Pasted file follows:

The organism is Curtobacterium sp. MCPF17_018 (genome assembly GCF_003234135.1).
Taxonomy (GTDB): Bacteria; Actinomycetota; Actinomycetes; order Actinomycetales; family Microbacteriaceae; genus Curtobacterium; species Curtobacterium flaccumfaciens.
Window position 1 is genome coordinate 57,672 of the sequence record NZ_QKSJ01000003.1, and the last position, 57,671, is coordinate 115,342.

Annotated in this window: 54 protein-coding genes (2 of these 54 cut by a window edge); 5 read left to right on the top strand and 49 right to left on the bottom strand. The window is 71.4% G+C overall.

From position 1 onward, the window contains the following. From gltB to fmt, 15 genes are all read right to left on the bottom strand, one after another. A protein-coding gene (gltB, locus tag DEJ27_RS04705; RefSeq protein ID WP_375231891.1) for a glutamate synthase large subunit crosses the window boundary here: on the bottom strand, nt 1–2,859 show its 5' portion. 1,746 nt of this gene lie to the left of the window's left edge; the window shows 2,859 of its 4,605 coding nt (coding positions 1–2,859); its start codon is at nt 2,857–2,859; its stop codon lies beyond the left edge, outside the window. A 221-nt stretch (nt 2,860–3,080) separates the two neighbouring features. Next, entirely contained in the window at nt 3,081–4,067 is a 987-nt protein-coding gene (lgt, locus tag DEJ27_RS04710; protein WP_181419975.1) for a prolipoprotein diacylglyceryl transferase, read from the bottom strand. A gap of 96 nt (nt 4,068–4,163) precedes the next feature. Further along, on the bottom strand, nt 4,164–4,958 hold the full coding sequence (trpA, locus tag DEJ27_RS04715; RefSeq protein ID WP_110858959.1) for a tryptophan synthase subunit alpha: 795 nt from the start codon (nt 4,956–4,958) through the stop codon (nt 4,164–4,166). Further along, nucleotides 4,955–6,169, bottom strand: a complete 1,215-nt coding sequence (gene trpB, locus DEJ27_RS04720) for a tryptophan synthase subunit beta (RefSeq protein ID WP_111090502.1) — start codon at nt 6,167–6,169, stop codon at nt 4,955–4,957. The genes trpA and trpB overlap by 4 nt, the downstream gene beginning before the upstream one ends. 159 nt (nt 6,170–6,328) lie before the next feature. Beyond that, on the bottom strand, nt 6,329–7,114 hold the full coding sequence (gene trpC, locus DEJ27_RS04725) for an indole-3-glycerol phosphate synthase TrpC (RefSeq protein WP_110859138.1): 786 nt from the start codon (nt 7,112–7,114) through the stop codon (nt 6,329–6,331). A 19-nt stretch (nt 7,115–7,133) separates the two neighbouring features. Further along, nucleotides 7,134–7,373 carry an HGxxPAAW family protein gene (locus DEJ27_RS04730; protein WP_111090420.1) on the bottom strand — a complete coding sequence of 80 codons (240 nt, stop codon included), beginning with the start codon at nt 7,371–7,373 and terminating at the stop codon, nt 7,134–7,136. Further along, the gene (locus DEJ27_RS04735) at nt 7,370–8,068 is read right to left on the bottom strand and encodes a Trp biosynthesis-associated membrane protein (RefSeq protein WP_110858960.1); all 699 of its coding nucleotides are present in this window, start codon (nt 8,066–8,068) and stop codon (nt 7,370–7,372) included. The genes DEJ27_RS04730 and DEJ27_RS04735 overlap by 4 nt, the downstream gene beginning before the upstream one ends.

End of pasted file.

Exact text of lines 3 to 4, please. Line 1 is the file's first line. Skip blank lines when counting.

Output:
Window position 1 is genome coordinate 57,672 of the sequence record NZ_QKSJ01000003.1, and the last position, 57,671, is coordinate 115,342.

Annotated in this window: 54 protein-coding genes (2 of these 54 cut by a window edge); 5 read left to right on the top strand and 49 right to left on the bottom strand. The window is 71.4% G+C overall.